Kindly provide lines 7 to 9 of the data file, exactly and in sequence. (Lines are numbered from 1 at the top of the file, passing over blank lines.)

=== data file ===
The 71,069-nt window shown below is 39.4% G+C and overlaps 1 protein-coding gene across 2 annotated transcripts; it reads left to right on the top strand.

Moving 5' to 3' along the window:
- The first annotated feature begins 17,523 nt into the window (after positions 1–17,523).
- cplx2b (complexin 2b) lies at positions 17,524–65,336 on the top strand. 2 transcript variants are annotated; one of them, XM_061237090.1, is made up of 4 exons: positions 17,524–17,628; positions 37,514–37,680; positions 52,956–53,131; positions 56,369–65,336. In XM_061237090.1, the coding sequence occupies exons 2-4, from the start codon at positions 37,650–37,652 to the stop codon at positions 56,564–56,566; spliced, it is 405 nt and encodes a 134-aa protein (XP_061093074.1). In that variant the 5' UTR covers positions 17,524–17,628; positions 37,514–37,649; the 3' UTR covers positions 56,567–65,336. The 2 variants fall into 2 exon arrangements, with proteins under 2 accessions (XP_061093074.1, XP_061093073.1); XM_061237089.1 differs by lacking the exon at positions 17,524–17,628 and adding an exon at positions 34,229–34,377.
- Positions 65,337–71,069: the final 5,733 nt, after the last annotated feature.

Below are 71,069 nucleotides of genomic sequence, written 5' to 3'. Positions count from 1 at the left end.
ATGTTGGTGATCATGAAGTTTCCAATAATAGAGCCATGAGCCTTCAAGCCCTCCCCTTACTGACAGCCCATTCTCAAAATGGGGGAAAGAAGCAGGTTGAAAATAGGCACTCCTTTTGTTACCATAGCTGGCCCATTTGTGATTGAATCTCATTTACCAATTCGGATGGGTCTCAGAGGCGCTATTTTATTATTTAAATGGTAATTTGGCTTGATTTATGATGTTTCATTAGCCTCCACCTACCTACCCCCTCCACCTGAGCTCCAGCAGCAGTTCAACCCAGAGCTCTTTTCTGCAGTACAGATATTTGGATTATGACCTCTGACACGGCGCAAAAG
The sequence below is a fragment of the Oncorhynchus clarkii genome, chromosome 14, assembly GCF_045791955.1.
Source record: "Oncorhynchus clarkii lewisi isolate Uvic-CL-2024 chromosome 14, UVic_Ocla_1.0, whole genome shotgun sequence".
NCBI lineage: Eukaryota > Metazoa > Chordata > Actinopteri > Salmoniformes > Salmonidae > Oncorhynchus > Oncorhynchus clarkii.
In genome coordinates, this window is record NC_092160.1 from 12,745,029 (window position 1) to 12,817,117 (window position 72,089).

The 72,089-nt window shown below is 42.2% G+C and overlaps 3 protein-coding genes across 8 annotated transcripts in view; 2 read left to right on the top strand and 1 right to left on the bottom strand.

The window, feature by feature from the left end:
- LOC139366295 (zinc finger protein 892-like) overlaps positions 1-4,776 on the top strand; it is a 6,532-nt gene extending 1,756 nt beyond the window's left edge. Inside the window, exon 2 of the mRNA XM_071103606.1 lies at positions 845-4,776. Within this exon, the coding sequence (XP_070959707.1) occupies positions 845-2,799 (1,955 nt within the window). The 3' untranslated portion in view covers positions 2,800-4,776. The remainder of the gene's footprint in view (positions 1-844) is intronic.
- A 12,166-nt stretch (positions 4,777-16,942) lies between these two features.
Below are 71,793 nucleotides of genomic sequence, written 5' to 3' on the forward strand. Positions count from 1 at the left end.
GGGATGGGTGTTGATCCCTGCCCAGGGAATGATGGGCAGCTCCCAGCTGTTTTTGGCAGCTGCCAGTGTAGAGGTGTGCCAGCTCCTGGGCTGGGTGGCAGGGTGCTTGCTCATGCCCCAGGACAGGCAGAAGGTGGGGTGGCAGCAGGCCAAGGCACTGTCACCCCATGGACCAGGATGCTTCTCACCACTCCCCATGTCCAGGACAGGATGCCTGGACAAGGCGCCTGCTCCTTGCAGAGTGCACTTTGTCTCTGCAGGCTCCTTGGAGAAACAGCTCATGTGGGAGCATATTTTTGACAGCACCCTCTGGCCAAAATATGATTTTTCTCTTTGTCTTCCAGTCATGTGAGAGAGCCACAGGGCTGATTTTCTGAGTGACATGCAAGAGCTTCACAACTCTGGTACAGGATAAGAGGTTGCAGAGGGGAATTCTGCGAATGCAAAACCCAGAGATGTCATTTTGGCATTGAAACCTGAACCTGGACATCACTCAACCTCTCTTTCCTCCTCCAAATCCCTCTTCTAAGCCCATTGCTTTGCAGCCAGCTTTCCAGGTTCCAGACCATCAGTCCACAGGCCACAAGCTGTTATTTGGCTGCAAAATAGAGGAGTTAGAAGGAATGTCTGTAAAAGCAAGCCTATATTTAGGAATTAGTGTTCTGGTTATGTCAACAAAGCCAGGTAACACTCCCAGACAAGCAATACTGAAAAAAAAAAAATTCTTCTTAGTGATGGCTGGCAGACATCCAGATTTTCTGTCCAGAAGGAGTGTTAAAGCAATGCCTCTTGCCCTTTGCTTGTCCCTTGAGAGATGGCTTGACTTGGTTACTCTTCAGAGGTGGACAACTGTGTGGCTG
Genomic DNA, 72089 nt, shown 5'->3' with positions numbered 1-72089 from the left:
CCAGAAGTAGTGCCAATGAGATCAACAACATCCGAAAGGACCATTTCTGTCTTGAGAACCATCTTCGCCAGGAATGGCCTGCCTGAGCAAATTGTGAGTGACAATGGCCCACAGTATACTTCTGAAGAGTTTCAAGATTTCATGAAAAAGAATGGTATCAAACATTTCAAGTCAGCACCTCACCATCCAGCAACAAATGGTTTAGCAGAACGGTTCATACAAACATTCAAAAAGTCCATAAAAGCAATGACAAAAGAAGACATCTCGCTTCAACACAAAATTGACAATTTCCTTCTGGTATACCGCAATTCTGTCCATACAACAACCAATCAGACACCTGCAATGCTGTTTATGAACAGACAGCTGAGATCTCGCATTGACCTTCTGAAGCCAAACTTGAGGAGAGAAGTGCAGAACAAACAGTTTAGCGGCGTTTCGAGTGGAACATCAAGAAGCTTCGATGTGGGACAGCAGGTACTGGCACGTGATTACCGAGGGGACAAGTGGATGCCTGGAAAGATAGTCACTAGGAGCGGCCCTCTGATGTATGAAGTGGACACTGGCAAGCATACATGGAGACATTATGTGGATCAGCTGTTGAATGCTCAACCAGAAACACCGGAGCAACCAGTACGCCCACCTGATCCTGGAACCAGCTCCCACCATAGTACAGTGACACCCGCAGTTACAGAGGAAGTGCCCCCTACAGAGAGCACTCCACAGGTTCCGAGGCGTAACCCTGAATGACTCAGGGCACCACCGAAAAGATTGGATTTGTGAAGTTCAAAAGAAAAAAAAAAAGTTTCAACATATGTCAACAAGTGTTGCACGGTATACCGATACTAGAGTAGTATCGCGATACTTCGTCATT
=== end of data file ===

ATGTTGGTGATCATGAAGTTTCCAATAATAGAGCCATGAGCCTTCAAGCCCTCCCCTTACTGACAGCCCATTCTCAAAATGGGGGAAAGAAGCAGGTTGAAAATAGGCACTCCTTTTGTTACCATAGCTGGCCCATTTGTGATTGAATCTCATTTACCAATTCGGATGGGTCTCAGAGGCGCTATTTTATTATTTAAATGGTAATTTGGCTTGATTTATGATGTTTCATTAGCCTCCACCTACCTACCCCCTCCACCTGAGCTCCAGCAGCAGTTCAACCCAGAGCTCTTTTCTGCAGTACAGATATTTGGATTATGACCTCTGACACGGCGCAAAAG
The sequence below is a fragment of the Oncorhynchus clarkii genome, chromosome 14, assembly GCF_045791955.1.
Source record: "Oncorhynchus clarkii lewisi isolate Uvic-CL-2024 chromosome 14, UVic_Ocla_1.0, whole genome shotgun sequence".